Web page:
Converted shed that can be used for reading space or relaxation.

6 Ways to Expand Your Home’s Functional Footprint

Do you often find yourself pining for more space at home? You’re far from alone. In fact, “more space” tops the list of desires for homeowners looking to improve the livability of their homes.

But even if you think you have enough space now, there’s a good chance you won’t feel the same in the near future. Just over a quarter of homeowners outgrow their homes within two years of residency, while more than half anticipate needing more space after five years—even if they felt their homes were “just the right size” when they moved in.

The takeaway is clear: More space is a sought-after commodity for today’s homeowners. The good news? From major remodels to smaller changes, there are many ways to amplify your home’s functional footprint. Read on for a roundup of six potential space-boosting upgrades.

1. A main floor addition

Often the first type of home enhancement that comes to mind, a main floor expansion adds square footage by building out your home’s footprint. Provided you have the exterior clearance and an ample budget, main floor expansions can involve anything from adding new floor space to enlarging a bedroom.

In a main floor addition, a portion of your home’s exterior wall is removed and a new space (with a new roof) is framed out. The ultimate goal is to achieve this in a way that cohesively blends with your existing architecture.

While main floor additions can add a significant amount of space, they are also intensive. Not only can they be complex if new plumbing or electric work is required, but they’re costly, time-consuming, and can be disruptive to everyday life.

If you don’t have the space needs or budget for a major addition, a bump-out is a viable alternative—albeit on a much smaller scale. Bump-outs can add just a few feet of space or an entire room. Like major additions, bump-outs are exterior construction projects requiring design and skilled labor.

2. A second-floor addition

When it’s not possible (or desirable) to expand outward, consider expanding upward instead.

Whether you’re adding a full second story to a one-story home or opting for a second-floor expansion to a particular area of your home, second-story additions have the potential to double your livable square footage.

In addition to obvious additions like new bedrooms and bathrooms, many homeowners think outside the box with second-floor additions, such as by adding a game room, office space, “man cave,” home gym, or even a second-floor deck.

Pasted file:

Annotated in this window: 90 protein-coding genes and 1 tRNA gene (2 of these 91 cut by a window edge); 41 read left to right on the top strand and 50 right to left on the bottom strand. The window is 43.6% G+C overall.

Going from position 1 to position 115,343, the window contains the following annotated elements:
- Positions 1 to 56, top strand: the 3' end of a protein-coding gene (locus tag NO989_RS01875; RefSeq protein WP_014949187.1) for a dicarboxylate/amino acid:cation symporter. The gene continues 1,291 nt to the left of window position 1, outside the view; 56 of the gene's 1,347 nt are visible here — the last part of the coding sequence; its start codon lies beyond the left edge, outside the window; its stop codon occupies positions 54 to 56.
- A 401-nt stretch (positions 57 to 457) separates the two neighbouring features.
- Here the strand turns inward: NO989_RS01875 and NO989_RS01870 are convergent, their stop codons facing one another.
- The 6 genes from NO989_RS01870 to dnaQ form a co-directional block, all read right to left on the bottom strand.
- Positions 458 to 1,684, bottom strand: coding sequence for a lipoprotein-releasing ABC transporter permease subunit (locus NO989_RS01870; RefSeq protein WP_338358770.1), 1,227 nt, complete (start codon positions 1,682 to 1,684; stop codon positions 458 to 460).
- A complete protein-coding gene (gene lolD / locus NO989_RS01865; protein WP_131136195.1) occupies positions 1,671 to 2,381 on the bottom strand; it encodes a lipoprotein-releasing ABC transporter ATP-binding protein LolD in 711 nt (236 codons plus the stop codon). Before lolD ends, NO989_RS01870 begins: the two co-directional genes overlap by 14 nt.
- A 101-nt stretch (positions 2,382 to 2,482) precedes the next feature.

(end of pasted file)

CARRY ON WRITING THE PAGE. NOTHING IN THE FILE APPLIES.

A spin on this trend? Building over your covered patio or garage.

3. A porch or patio screen enclosure

As outdoor spaces for relaxation and recreation continue to skyrocket in popularity, patios, porches, decks, and other outdoor spaces are having a major moment. However, their use is inherently limited by the changing of the seasons, bad weather, bugs, and other issues. One simple yet significant way to make more use of outdoor areas? An enclosed patio.

Transforming your outdoor area into a 3-season or 4-season sunroom can help you get the most out of this square footage. Plus, porch enclosures are minimally invasive and cost-effective when compared to more invasive projects.

In addition to extending the usefulness of your patio through the seasons, this home upgrade has other aesthetic and functional benefits, including versatility of purpose and curb appeal.

4. Attic or basement finishing

Unfinished attics and basements are excellent options when it comes to adding valuable space to your home.

However, these remodeling projects also have their own unique challenges and considerations, such as soundproofing, access, safety code compliance, electricity, plumbing, moisture, concealing exposed HVAC systems and insulation, and working around support beams and other architectural elements.

Partnering with a design-build firm is the best way to ensure that your newly finished attic or basement fulfills your functional needs while also being compliant.

5. Garage door screen

Garages represent significant untapped living space. However, they’re not usually the most comfortable or aesthetically pleasing environments. One way to take advantage of this space while creating a more inviting ambiance? Install a garage door screen.

Garage door screens not only turn garages into functional living space, but also support energy-efficiency by promoting air circulation thereby mitigating the need for AC units or portable fans. They also help to keep out bugs, dirt, leaves, and other unwanted outdoor elements while also adding a level of security if you often keep your garage door open.

As with patio enclosures, garage door screens are available in many styles and designs making them an attractive option—both in terms of appearance and affordability. They can also be used for a variety of purposes, such as gyms, playrooms, home offices, and many others.

6. Accessory dwelling units

One of the biggest trends homeowners are embracing for increasing livable square footage? Accessory dwelling units (ADUs). Typically ranging between 500 and 1,000 square feet, these highly customizable freestanding housing units are built on the lots of existing homes. Unlike seasonal detached structures like sheds and cabanas, ADUs are designed for full-time use by everyone from aging parents to frequent visitors.

While ADUs aren’t the right choice for everyone and there are some zoning considerations, they’re an appealing option in situations where privacy is a priority or if you’re aiming to generate rental income.

Whether you’re looking for enclosed patio ideas, porch screen panels, or garage door screen examples, you’ll find many customizable solutions at Eze-Breeze. For inspiration, check out our gallery today.


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